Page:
Now I guess that's not even true if all the information was hacked?


They're saying that addresses, DOB, and SS#s were NOT stolen, but I dunno if I trust them...

:scared:
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hughee99 Donating Member (1000+ posts) Send PM | Profile | Ignore Wed Jan-21-09 07:08 PM
Response to Reply #6
23. Inside job perhaps?
If I recall correctly, TJX (TJ Maxx, Marshall, etc parent company that was hacked last year) started out by saying that it was hackers but eventually said that there were inside personnel involved.

Also, If I recall, they didn't tell the customers until months after they found out number had been stolen (just after Holiday shopping season).
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ChromeFoundry Donating Member (1000+ posts) Send PM | Profile | Ignore Wed Jan-21-09 07:34 PM
Response to Reply #6
30. I bet they hacked a load balancer, or
they are using something like a software based firewall. Most of the bigger processing houses allow encrypted sockets directly over an Internet connection. I haven't seen someone put in a dedicated line for CC processing in quite a while.
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Duer 157099 Donating Member (1000+ posts) Send PM | Profile | Ignore Wed Jan-21-09 06:01 PM
Response to Original message
7. And remember Obama promises that all health records will be "online"
Can't wait.
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pipi_k Donating Member (1000+ posts) Send PM | Profile | Ignore Wed Jan-21-09 06:15 PM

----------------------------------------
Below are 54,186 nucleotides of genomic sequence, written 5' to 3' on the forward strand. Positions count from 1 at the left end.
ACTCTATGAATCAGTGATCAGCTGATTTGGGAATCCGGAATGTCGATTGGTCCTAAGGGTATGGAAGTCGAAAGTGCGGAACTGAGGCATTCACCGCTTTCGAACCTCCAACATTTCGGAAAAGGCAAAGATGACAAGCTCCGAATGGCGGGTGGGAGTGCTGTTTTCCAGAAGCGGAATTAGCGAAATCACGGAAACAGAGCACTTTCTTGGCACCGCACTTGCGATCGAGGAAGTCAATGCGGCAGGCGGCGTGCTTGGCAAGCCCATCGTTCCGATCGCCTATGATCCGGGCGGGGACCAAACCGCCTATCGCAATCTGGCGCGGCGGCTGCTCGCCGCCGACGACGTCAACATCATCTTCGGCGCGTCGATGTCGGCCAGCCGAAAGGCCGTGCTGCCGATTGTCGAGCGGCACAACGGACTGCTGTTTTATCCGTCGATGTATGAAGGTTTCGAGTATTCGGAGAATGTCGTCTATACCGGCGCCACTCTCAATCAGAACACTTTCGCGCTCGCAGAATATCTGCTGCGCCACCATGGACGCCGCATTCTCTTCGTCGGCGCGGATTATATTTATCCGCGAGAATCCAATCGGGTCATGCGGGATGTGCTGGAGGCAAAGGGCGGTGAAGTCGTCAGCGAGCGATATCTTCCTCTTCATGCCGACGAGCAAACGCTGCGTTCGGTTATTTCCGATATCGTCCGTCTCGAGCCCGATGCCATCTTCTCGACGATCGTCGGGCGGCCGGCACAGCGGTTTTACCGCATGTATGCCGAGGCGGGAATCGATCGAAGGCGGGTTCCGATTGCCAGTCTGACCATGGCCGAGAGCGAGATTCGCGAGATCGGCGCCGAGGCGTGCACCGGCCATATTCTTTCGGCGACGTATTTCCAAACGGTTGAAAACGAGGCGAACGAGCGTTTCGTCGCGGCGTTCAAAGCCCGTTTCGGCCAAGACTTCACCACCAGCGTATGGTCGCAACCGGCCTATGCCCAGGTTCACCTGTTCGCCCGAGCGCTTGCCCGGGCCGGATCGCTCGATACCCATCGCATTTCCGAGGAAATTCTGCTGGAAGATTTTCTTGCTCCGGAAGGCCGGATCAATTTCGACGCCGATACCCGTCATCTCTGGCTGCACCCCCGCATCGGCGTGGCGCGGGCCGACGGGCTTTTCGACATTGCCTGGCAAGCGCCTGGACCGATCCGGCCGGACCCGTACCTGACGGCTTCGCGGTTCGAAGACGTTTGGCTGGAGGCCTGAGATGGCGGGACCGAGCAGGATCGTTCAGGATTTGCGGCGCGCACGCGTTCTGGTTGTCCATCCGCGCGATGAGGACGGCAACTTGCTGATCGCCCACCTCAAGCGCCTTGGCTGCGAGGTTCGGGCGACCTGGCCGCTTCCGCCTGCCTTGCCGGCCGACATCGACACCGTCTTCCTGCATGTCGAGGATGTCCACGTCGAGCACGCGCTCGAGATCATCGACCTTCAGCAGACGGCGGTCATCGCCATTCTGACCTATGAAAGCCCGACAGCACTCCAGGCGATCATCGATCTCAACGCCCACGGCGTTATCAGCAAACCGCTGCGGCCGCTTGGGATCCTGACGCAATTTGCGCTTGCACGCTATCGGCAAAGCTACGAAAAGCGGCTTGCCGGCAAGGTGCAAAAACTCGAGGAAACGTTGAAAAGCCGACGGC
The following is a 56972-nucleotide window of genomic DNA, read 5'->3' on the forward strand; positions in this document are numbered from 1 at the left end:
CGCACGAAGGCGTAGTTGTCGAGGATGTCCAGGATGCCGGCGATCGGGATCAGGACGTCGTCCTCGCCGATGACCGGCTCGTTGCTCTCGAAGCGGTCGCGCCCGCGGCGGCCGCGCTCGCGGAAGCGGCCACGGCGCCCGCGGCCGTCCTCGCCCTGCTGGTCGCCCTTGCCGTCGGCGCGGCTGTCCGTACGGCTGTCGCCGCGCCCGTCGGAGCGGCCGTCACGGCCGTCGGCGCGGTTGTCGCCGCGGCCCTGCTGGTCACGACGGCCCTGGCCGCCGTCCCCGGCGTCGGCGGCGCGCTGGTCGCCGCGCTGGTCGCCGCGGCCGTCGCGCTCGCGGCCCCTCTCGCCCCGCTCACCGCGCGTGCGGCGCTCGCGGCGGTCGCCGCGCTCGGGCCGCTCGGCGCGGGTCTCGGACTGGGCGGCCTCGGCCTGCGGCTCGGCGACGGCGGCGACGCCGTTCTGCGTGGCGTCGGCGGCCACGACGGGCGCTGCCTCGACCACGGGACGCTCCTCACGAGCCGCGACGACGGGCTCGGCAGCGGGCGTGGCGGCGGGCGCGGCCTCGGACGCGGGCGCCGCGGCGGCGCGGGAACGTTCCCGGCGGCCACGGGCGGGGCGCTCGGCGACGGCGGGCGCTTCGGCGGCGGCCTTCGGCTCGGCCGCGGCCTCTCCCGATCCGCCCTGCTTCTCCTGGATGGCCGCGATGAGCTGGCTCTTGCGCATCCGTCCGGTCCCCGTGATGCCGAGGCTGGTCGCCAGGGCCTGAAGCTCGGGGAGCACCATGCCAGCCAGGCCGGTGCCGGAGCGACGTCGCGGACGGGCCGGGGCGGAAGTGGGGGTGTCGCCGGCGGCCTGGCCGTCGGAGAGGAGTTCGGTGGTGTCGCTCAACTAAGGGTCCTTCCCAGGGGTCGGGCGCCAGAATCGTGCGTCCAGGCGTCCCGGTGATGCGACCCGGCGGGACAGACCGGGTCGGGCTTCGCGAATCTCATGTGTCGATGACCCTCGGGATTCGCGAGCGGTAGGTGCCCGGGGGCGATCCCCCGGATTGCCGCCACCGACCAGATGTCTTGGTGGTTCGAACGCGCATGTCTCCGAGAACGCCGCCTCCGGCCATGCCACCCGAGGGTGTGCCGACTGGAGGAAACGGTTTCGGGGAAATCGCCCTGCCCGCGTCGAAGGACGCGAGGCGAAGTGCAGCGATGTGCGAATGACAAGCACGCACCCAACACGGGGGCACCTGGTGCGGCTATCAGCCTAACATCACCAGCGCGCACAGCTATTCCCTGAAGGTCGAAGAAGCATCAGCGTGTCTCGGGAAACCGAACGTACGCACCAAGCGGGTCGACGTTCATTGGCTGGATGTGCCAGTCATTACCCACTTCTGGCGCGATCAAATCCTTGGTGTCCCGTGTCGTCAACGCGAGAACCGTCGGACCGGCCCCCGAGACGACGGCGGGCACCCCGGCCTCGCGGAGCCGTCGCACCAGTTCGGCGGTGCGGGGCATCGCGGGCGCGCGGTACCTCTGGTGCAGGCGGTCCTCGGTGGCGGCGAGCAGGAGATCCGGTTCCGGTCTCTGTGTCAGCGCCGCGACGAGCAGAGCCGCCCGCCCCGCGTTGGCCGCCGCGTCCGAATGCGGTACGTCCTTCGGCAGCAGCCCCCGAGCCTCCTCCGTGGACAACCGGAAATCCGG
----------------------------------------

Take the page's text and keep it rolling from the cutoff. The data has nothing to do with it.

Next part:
Response to Reply #7
12. Well, I can see your point, but
the same can happen even without records being online.

Some time ago a local bank got into trouble for dumping its financial records in a dumpster without shredding them first.

There are probably loads of medical facilities that are guilty of the same thing.

I used to work in the data processing dept of an HMO and we saw literally thousands of medical records pass through, but we were very serious about patient confidentiality and shredding stuff after it had gone into the computer system. I'm not so sure about other places, though....

people are just plain lazy and don't want to take the time to shred stuff, figuring nobody's going to bother going through the dumpsters.

Hah...little do they know!

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Duer 157099 Donating Member (1000+ posts) Send PM | Profile | Ignore Wed Jan-21-09 06:20 PM
Response to Reply #12
13. I would much rather take the risk of a dumpster diver finding hard copies
than the risk inherent with digitized networked data. Any day.

It's a huge clusterfuck just waiting to happen. The insurance companies are salivating right now.